UNC School of Medicine researchers have achieved significant advances in the intriguing disciplines of cellular reprogramming and organ regeneration, and their results might have a significant influence on the development of future therapies for shattered hearts.
In a study published in the journal Cell Stem Cell, researchers at the University of North Carolina in Chapel Hill discovered a more efficient and effective technique to convert scar tissue cells (fibroblasts) to become healthy cardiac muscle cells (cardiomyocytes).
The fibrous, stiff tissue that causes heart failure after a heart attack or as a result of cardiac disease is created by fibroblasts. Researchers are looking into possibly treating or one day curing this widespread and deadly illness by converting fibroblasts into cardiomyocytes. Surprisingly, a gene activity-controlling protein called Ascl1, which is well recognised to be an essential protein involved in converting fibroblasts into neurons, turned out to be the key to the new cardiomyocyte-making approach. Ascl1 was once assumed to be neuron-specific by researchers.
Li Qian, PhD, senior author of the study and associate director of the McAllister Heart Institute at the UNC School of Medicine, said, “It’s an out-of-the-box finding, and we expect it to be useful in developing future cardiac therapies and possibly other kinds of therapeutic cellular reprogramming.”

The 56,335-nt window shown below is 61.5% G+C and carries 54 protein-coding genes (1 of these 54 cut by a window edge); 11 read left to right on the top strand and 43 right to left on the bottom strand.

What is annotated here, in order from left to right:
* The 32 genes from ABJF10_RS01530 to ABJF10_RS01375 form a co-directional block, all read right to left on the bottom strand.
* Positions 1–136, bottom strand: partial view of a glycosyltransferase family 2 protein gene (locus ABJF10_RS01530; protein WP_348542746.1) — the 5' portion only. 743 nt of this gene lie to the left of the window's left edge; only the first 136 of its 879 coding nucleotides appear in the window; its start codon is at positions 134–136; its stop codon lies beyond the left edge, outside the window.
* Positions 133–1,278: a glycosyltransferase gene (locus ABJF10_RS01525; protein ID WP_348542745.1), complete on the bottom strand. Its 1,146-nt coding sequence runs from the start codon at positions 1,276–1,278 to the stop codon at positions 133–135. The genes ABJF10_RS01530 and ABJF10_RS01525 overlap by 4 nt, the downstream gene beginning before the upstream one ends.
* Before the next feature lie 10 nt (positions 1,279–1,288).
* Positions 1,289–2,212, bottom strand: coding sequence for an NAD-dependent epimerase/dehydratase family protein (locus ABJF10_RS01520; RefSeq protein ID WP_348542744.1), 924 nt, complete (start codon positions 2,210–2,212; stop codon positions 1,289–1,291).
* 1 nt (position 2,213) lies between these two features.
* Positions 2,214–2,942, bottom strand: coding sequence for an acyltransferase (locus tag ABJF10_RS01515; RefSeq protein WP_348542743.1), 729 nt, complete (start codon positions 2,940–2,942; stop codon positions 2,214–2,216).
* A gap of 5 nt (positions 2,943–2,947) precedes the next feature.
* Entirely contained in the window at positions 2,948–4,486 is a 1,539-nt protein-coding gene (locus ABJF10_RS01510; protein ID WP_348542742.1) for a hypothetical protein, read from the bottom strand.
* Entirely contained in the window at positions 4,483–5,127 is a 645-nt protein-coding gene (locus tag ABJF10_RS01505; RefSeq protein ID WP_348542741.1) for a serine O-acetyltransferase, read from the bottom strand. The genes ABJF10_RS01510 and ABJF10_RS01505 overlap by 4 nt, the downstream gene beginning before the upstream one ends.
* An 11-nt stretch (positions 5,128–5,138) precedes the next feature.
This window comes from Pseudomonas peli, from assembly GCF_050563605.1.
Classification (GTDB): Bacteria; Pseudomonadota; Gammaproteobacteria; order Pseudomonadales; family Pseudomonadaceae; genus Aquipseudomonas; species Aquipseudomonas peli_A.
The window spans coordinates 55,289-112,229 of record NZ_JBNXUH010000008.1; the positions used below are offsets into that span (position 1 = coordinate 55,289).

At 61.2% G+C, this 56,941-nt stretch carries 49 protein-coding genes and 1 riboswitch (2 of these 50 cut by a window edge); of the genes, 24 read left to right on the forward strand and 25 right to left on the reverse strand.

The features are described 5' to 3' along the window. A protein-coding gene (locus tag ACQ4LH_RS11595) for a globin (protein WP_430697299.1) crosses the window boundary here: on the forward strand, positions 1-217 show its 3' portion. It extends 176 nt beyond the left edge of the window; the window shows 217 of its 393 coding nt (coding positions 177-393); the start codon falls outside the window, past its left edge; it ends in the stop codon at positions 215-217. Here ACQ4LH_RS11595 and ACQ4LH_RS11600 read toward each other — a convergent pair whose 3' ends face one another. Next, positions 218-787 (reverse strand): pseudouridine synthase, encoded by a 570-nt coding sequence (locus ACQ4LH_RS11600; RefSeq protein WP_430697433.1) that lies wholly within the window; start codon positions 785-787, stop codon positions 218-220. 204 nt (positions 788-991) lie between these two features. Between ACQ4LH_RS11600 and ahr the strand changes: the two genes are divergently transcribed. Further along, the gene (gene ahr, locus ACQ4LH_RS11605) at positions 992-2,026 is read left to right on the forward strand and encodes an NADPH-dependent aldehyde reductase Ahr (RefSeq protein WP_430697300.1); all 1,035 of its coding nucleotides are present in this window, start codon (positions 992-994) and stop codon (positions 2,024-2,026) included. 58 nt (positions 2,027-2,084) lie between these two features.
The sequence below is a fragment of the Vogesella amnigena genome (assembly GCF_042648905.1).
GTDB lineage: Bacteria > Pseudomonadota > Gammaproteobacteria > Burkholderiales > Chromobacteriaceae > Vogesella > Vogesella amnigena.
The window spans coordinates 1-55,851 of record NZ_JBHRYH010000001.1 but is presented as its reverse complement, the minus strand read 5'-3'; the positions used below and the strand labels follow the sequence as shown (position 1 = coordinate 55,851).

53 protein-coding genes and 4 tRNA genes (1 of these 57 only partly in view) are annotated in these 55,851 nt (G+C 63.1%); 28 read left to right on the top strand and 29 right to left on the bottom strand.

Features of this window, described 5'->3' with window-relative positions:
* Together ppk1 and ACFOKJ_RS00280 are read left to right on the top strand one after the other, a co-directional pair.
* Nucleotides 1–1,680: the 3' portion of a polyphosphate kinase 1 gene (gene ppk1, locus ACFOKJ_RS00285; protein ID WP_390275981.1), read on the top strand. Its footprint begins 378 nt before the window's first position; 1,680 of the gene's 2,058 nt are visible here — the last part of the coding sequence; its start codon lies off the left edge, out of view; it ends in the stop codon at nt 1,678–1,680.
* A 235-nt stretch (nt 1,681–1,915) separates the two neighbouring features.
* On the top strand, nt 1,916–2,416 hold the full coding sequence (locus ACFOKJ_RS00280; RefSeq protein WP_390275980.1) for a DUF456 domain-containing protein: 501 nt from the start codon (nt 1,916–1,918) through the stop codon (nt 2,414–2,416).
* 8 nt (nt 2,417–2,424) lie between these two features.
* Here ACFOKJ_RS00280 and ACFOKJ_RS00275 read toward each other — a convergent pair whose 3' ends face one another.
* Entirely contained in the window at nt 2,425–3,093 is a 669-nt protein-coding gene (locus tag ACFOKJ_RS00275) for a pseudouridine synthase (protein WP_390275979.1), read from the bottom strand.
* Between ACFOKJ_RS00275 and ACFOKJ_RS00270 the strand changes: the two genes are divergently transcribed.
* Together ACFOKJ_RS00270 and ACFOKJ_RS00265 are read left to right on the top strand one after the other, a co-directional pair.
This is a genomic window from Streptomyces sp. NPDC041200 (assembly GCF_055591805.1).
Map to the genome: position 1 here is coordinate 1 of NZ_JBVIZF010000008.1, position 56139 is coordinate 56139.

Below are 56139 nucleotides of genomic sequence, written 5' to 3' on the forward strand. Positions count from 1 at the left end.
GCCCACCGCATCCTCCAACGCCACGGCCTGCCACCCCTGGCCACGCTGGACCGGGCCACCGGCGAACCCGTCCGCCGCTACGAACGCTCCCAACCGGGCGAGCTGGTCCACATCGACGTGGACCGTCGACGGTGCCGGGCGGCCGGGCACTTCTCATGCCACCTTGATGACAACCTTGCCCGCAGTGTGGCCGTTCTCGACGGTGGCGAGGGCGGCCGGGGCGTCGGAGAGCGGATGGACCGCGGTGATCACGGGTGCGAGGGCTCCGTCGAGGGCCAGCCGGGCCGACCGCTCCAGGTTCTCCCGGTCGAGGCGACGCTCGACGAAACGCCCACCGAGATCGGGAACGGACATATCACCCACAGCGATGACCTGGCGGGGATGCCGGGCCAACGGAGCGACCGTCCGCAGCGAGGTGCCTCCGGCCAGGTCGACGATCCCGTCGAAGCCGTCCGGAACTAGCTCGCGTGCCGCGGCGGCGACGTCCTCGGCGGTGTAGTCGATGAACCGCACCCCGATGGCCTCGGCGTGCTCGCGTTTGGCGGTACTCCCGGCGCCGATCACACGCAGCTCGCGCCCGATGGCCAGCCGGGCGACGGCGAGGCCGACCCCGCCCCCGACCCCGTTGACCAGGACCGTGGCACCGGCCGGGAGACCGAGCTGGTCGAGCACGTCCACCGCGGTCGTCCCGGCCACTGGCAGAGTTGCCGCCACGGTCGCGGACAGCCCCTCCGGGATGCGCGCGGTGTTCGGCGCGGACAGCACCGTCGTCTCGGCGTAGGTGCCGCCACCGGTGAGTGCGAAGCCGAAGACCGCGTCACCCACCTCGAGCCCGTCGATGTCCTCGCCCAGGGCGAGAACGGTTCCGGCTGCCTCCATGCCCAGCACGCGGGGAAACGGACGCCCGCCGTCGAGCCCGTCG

In the past 15 years, researchers have created a number of methods to convert adult cells into stem cells and then drive those stem cells to differentiate into other types of adult cells. In recent years, researchers have discovered strategies to reprogramme cells directly from one mature cell type to another. It has been hoped that once these techniques are as safe, effective, and efficient as possible, clinicians will be able to provide a direct injection to patients to transform harmful cells into helpful ones.
“Reprogramming fibroblasts has long been one of the important goals in the field,” Qian said. “Fibroblast over-activity underlies many major diseases and conditions including heart failure, chronic obstructive pulmonary disease, liver disease, kidney disease, and the scar-like brain damage that occurs after strokes.”
In the new study, Qian’s team used three currently used approaches to reprogramme mice fibroblasts into cardiomyocytes, liver cells, and neurons. This team also included co-first authors Haofei Wang, PhD, a postdoctoral researcher, and MD/PhD student Benjamin Keepers. Their goal was to document and contrast the variations in gene activity patterns and variables that control gene activity during these three separate reprogrammings.
Unexpectedly, the scientists discovered that converting fibroblasts into neurons activated a group of genes related to cardiomyocytes. They quickly discovered that Ascl1, one of the master-programmer “transcription factor” proteins employed to create the neurons, was the cause of this activation.
The researchers added Ascl1 to the three transcription factor cocktails they had been using to create cardiomyocytes to see what would happen because Ascl1 activated cardiomyocyte genes. They were shocked to see that it significantly increased reprogramming efficiency–the percentage of effectively reprogrammed cells–by more than ten times. In reality, they discovered that only Ascl1 and another transcription factor known as Mef2c remained from their original cocktail of three factors.